pytest is awesome

pytest has been on my radar for quite a while and I tentatively used it in some project as a simple replacement for Python’s built-in unittest-module mostly because of awesome assertion output and because I hate to remember 100 different assertXYZ methods. But it became much more during the last couple of days.

Last Saturday, as part of the sprints at EuroPython 2013, Holger Krekel gave those of us new to the framework a set of slides and helped us to get to know it better. Big thanks for that! Since then I’ve become convinced that py.test is basically the only testing framework I want to use for all my future Python projects (well, until something even more awesome comes around).


As I said, I’ve only used the basics before and never got to stuff like fixtures and markers, but since last Saturday I have to wonder, how no other framework I’ve found so far has the -m flag (for selecting tests to run based on the markers they’ve got) and the -k flag for generally selecting tests by name.

> cat test_markers.py
import pytest


@pytest.mark.integration
def test_a():
    assert 1 == 1


@pytest.mark.unit
def test_b():
    assert 1 == 1

> py.test -m "unit" --collectonly
=== test session starts =======================
platform darwin -- Python 2.7.4 -- pytest-2.3.5
plugins: cov
collected 2 items
<Module 'test_markers.py'>
  <Function 'test_b'>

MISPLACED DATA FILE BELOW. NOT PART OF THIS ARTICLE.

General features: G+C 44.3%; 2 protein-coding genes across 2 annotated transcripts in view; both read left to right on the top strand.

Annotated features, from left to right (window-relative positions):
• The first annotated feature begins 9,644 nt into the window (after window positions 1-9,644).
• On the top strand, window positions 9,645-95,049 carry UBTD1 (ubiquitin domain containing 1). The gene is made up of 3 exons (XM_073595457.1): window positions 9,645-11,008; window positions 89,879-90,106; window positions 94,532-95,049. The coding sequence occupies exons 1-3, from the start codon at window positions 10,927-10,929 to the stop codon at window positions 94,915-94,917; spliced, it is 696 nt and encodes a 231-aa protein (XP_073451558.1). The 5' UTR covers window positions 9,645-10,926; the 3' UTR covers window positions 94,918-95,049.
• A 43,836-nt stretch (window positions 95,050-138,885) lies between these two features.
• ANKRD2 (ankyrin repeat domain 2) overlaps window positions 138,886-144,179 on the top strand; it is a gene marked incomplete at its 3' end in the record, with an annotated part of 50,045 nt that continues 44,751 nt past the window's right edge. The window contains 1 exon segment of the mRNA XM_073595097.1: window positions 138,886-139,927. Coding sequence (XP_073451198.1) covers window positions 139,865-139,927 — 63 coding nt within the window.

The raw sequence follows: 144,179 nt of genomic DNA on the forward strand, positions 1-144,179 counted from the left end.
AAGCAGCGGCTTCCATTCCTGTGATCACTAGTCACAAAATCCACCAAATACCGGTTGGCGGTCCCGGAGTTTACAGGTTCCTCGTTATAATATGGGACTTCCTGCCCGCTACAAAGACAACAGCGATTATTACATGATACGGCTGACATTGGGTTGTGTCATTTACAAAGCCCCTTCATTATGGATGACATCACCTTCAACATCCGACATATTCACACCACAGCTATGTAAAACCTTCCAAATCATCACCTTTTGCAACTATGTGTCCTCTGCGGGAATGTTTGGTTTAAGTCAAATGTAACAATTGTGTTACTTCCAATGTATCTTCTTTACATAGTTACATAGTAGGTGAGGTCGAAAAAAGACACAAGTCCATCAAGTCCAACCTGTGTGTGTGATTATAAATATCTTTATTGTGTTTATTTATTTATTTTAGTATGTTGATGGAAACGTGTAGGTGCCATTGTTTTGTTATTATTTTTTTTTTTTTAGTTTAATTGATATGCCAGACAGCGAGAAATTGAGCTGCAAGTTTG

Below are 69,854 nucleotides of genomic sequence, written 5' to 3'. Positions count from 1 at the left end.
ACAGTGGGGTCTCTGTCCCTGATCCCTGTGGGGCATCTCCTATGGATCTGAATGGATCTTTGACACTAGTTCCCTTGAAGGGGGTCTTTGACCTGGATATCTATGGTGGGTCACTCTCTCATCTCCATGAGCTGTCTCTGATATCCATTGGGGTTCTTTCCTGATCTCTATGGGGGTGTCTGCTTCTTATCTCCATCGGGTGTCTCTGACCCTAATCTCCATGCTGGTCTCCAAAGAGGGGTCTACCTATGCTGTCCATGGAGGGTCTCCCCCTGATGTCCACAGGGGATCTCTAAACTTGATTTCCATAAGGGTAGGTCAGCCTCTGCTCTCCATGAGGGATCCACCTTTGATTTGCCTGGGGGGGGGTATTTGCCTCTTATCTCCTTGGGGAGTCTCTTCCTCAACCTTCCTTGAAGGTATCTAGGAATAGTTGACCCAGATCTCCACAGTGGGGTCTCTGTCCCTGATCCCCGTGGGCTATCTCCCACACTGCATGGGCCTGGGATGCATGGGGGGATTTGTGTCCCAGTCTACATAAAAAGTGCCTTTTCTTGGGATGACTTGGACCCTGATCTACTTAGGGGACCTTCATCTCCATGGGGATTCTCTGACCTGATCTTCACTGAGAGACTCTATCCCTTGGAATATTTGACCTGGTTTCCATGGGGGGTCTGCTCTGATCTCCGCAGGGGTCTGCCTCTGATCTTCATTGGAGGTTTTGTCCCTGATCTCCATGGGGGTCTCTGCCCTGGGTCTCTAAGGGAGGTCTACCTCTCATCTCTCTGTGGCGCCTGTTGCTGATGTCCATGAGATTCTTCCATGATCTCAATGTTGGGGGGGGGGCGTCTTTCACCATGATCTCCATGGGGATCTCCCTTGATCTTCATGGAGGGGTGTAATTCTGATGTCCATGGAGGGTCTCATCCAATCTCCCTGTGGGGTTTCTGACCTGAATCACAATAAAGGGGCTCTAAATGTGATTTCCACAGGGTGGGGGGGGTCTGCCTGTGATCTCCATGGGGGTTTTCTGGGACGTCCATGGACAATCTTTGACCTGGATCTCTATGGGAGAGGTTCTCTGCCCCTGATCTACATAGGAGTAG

=== 1 tests deselected by "-m 'unit'" =========
=== 1 deselected in 0.01 seconds ==============

As you can see in the example about, once test has been marked as “unit”, you can select it with -m "unit".

Also, injecting preconditions and helpers with fixtures just feels so much more natural than “beforeEach”/“setUp”-style methods.


@pytest.fixture
def mock_service():
    # ...
    return service

def test_feature_a(mock_service):
    assert mock_service.do_something() == 'as_expected'

Digging into this stuff and also the “scope”-setting for fixtures was tons of fun and I really miss all these little things whenever I have to work with other testing frameworks (as much as I’ve come to love mocha + chai on the JavaScript side of things).

Next, I will probably try to learn more about how to integrate pytest better with Django using pytest-django, which was also demonstrated at this year’s EuroPython in Florence by Andreas Pelme.

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